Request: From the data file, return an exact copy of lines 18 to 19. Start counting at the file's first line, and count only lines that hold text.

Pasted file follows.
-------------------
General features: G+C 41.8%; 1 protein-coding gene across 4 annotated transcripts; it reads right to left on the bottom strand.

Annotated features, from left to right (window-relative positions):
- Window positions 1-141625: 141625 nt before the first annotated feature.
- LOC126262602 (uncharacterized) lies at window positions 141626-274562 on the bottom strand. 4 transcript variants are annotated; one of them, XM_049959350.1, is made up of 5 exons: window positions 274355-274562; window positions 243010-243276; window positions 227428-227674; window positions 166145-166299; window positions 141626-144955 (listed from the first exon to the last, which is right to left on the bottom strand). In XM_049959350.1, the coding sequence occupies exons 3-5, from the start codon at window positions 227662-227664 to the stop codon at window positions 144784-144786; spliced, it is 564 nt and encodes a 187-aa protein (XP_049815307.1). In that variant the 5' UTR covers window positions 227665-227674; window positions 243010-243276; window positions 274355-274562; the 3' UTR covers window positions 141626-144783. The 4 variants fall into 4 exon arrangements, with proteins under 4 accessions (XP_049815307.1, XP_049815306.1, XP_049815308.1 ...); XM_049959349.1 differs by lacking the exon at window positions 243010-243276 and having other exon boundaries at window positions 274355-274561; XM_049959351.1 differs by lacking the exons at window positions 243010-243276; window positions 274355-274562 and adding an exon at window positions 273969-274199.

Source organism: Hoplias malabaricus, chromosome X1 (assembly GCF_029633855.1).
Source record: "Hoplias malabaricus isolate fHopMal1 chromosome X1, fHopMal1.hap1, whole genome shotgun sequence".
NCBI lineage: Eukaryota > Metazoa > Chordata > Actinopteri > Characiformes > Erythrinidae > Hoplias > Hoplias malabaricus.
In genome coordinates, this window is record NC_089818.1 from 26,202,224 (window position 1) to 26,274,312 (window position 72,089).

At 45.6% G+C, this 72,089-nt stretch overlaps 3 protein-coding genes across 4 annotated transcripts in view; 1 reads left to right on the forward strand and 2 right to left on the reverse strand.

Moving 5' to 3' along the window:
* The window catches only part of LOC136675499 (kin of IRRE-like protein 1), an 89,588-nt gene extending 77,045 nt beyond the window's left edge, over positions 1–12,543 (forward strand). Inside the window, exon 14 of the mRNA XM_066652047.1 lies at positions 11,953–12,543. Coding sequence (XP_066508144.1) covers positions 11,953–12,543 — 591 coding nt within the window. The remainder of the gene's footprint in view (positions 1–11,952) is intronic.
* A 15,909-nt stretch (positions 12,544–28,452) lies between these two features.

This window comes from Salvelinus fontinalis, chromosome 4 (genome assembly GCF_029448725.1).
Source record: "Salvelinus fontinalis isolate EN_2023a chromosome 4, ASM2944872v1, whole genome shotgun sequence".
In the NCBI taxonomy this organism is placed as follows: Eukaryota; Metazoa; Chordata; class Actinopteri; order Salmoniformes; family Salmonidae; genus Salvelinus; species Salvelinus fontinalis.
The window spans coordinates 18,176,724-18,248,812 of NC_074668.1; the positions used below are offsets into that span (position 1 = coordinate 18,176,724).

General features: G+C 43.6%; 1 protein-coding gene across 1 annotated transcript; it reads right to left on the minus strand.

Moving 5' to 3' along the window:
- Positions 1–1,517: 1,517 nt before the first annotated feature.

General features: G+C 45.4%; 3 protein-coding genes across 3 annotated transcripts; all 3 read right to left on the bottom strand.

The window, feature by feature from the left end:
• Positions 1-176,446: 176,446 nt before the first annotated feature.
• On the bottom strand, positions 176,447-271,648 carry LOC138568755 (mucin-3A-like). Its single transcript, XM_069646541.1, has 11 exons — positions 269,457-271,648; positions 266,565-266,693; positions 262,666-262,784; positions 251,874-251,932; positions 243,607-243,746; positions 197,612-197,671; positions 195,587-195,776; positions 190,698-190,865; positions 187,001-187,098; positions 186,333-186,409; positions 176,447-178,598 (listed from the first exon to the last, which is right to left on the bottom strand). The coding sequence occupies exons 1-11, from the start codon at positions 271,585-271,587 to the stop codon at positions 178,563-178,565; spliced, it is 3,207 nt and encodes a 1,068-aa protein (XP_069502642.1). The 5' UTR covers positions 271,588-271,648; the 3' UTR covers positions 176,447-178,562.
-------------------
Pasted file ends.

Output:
Moving 5' to 3' along the window:
- Positions 1–1,517: 1,517 nt before the first annotated feature.